HYDRANTS: The Examiner's Jonetta Rose Barras believes Peggy Cooper Cafritz and her neighbors should sue over the faulty hydrants. It's the only way to get some straight answers on the matter.  Key graph: "What's there to investigate about the fire that destroyed the home of former D.C. Board of Education President Peggy Cooper Cafritz on Chain Bridge Road? Either fire hydrants worked or they didn't. Either the water pressure was adequate or it wasn't. It's just that simple. But the D.C. Water and Sewer Authority and fire department are doing the butt-covering dance."

D.C. BUDGET: The DC Fiscal Policy Institute provides a great overview on the District budget and the D.C. Council's moves to make up for the revenue shortfalls. Key graph: "On the positive side, the Council saved programs crucial to the city’s safety net from the chopping block and avoided even deeper funding cuts by raising revenue. Yet some of the tax increases are regressive, meaning they will have a greater financial impact on moderate and low income DC residents."

WHEN SNAKES ATTACK: WJLA/News Channel 8 are reporting that two Southeast residents have been bitten by poisonous copperhead snakes! Key graph: "Forty-eight-year-old Angela Bradford was walking her dog last week when something brushed against her shoe. She bent down to see what it was, and a snake bit her finger. Bradford took a picture of the snake with her cell phone, and doctors determined it was a copperhead. She underwent anti-venom therapy."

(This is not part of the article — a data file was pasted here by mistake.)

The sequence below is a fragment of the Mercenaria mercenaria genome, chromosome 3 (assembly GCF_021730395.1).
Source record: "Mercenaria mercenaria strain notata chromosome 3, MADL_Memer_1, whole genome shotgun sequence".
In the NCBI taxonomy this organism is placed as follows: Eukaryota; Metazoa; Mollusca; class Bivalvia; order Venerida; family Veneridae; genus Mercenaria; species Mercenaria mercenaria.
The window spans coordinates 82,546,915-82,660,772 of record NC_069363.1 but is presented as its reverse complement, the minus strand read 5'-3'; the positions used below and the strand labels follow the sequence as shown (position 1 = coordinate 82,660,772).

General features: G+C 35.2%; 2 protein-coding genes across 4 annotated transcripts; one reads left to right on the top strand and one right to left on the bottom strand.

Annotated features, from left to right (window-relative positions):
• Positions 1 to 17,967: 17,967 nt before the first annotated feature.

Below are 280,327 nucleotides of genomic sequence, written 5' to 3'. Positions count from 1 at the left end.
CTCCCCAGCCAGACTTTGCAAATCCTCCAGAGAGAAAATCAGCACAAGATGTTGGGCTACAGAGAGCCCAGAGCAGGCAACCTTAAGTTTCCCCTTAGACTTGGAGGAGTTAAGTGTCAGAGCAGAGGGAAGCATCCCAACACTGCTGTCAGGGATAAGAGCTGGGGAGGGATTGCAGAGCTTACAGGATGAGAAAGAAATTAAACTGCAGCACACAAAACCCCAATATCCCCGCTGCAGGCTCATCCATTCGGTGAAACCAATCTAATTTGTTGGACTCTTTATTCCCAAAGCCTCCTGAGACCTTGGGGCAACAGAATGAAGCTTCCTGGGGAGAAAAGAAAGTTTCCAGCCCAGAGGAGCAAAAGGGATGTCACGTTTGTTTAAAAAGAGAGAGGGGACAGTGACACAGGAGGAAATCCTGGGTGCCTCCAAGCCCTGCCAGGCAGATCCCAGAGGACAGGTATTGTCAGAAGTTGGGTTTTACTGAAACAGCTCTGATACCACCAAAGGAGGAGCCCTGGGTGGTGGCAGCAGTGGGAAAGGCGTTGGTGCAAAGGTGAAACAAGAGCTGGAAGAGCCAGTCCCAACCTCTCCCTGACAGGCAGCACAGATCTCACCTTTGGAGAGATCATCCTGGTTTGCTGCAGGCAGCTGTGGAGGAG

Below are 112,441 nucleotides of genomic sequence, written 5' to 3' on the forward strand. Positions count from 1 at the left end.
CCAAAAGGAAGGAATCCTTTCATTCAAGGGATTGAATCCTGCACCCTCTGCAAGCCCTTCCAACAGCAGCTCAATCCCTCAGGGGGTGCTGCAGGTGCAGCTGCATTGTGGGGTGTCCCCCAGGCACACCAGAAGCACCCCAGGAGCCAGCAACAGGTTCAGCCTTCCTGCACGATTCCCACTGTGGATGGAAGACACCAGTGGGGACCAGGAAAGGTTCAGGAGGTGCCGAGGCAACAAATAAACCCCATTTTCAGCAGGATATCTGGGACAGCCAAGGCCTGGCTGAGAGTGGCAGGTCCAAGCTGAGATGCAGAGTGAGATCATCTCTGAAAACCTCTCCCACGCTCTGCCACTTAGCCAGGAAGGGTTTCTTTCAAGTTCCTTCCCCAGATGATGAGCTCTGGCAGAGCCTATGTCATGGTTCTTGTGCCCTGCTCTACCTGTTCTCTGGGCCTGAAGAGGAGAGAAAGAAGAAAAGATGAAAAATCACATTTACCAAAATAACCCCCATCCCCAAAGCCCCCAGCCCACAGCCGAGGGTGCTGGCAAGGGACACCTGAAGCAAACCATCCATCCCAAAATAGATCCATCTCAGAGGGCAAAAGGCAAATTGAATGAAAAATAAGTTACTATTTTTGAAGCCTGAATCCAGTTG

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  • Q™

    JCherkis, WCP got totally scooped on a story that originated here...Barry and Watts-Brighthaupt. Anyways, for once WAPO showed some balance in a scandalous story such as this.

    I hope those looking to cancel future Fenty Press Conferences don't resort to staging more accidents at press time.

  • Ward 5

    HA! I thought that too Q - regarding the Press Conference...However I must admit, I appreciated it somewhat.

  • Q™

    Ha! Ward 5, the only problem with that is, it will only create more opportunies for more press conferences. See METRO Accident for details.

  • Ward 5

    DAMN! Got a point!

  • Dave

    The only reason the City Paper got scooped is because the D.C. government filed the Post's FOIA request first. I'm sure the City Paper had made the same FOIA request.